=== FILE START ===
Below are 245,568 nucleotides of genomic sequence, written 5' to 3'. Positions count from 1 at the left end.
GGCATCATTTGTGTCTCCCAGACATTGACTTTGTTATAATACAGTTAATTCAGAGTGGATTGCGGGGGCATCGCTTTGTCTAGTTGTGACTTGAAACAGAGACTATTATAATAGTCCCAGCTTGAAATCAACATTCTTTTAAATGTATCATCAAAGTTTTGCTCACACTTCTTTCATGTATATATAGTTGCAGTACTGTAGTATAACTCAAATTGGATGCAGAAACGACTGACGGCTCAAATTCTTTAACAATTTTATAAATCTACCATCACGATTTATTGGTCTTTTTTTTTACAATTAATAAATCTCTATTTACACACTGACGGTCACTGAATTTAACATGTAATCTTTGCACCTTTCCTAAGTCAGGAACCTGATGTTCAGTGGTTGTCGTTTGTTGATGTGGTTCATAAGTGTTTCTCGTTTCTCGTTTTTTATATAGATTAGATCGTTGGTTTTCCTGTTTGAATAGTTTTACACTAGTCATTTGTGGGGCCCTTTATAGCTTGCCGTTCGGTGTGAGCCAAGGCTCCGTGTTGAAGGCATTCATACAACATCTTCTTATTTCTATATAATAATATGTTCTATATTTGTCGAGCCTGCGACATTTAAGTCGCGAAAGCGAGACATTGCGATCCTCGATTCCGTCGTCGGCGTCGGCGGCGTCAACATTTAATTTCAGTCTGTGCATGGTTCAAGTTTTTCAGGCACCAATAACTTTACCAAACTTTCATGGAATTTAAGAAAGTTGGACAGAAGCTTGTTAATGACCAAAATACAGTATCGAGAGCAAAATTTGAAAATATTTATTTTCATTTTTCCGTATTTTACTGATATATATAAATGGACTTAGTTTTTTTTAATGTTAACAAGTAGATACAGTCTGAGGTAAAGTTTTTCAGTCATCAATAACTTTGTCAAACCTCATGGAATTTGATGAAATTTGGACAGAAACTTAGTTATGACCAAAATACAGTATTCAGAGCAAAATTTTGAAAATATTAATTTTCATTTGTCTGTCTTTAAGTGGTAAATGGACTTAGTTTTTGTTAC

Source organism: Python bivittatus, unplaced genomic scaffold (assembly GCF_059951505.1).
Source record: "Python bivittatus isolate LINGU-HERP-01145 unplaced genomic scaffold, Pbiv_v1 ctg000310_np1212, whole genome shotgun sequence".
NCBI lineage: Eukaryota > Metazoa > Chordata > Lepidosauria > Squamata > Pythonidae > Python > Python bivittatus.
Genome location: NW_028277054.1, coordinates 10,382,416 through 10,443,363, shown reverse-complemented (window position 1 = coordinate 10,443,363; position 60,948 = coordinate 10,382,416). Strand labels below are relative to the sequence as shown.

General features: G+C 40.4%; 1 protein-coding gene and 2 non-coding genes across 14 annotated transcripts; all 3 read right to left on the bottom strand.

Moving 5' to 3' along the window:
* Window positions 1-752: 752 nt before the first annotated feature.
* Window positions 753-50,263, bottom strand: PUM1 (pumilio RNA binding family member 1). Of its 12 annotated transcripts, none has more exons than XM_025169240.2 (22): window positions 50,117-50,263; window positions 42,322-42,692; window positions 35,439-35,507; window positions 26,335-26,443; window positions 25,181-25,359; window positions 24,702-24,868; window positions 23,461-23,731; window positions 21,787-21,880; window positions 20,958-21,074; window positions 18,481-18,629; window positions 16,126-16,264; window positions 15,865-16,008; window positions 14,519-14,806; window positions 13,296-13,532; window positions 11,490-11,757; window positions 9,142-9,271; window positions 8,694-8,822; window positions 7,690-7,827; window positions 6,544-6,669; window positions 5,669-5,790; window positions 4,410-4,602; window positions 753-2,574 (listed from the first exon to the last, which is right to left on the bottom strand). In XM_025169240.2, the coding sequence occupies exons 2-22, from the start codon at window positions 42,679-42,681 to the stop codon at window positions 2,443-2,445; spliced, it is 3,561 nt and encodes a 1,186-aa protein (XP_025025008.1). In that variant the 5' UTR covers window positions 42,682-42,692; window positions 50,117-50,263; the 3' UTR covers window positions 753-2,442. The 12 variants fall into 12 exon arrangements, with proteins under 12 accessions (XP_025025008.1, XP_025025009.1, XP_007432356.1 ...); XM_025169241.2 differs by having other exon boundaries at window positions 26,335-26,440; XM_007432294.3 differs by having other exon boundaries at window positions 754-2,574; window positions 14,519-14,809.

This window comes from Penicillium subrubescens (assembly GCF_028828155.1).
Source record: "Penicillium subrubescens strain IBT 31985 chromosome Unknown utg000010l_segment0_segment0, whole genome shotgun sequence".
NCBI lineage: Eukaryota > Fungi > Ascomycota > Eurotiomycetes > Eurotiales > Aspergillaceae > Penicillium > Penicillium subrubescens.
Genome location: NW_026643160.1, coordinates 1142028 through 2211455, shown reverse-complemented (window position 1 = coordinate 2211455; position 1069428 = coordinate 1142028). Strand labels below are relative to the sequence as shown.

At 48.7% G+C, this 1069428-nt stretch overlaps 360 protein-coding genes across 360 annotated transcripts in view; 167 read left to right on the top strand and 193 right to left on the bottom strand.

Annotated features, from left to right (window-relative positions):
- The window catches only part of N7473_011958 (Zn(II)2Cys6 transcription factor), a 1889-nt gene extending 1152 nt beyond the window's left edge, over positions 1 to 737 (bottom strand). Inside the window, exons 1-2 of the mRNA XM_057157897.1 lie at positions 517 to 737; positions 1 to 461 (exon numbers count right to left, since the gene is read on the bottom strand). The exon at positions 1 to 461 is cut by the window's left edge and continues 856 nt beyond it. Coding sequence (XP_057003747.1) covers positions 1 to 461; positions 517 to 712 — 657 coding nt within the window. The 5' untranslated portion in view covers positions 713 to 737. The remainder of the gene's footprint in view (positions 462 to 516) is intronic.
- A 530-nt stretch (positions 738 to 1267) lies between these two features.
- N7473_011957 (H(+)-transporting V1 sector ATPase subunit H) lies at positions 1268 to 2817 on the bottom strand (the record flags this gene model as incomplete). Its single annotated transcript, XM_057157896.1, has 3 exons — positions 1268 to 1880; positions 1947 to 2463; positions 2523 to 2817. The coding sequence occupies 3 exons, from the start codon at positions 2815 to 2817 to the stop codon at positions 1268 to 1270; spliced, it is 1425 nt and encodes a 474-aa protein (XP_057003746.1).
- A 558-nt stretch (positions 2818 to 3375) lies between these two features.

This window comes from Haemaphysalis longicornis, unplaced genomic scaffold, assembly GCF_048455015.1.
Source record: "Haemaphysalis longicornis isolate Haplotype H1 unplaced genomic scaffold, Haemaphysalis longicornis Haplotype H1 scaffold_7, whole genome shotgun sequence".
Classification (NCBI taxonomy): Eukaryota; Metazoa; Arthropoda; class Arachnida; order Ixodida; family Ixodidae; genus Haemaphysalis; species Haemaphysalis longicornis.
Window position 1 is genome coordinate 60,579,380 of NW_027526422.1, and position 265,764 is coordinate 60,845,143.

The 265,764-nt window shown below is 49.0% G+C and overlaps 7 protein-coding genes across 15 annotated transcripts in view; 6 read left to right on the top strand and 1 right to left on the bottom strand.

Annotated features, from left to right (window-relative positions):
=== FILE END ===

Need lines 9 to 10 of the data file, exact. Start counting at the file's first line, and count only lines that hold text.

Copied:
* Window positions 1-752: 752 nt before the first annotated feature.
* Window positions 753-50,263, bottom strand: PUM1 (pumilio RNA binding family member 1). Of its 12 annotated transcripts, none has more exons than XM_025169240.2 (22): window positions 50,117-50,263; window positions 42,322-42,692; window positions 35,439-35,507; window positions 26,335-26,443; window positions 25,181-25,359; window positions 24,702-24,868; window positions 23,461-23,731; window positions 21,787-21,880; window positions 20,958-21,074; window positions 18,481-18,629; window positions 16,126-16,264; window positions 15,865-16,008; window positions 14,519-14,806; window positions 13,296-13,532; window positions 11,490-11,757; window positions 9,142-9,271; window positions 8,694-8,822; window positions 7,690-7,827; window positions 6,544-6,669; window positions 5,669-5,790; window positions 4,410-4,602; window positions 753-2,574 (listed from the first exon to the last, which is right to left on the bottom strand). In XM_025169240.2, the coding sequence occupies exons 2-22, from the start codon at window positions 42,679-42,681 to the stop codon at window positions 2,443-2,445; spliced, it is 3,561 nt and encodes a 1,186-aa protein (XP_025025008.1). In that variant the 5' UTR covers window positions 42,682-42,692; window positions 50,117-50,263; the 3' UTR covers window positions 753-2,442. The 12 variants fall into 12 exon arrangements, with proteins under 12 accessions (XP_025025008.1, XP_025025009.1, XP_007432356.1 ...); XM_025169241.2 differs by having other exon boundaries at window positions 26,335-26,440; XM_007432294.3 differs by having other exon boundaries at window positions 754-2,574; window positions 14,519-14,809.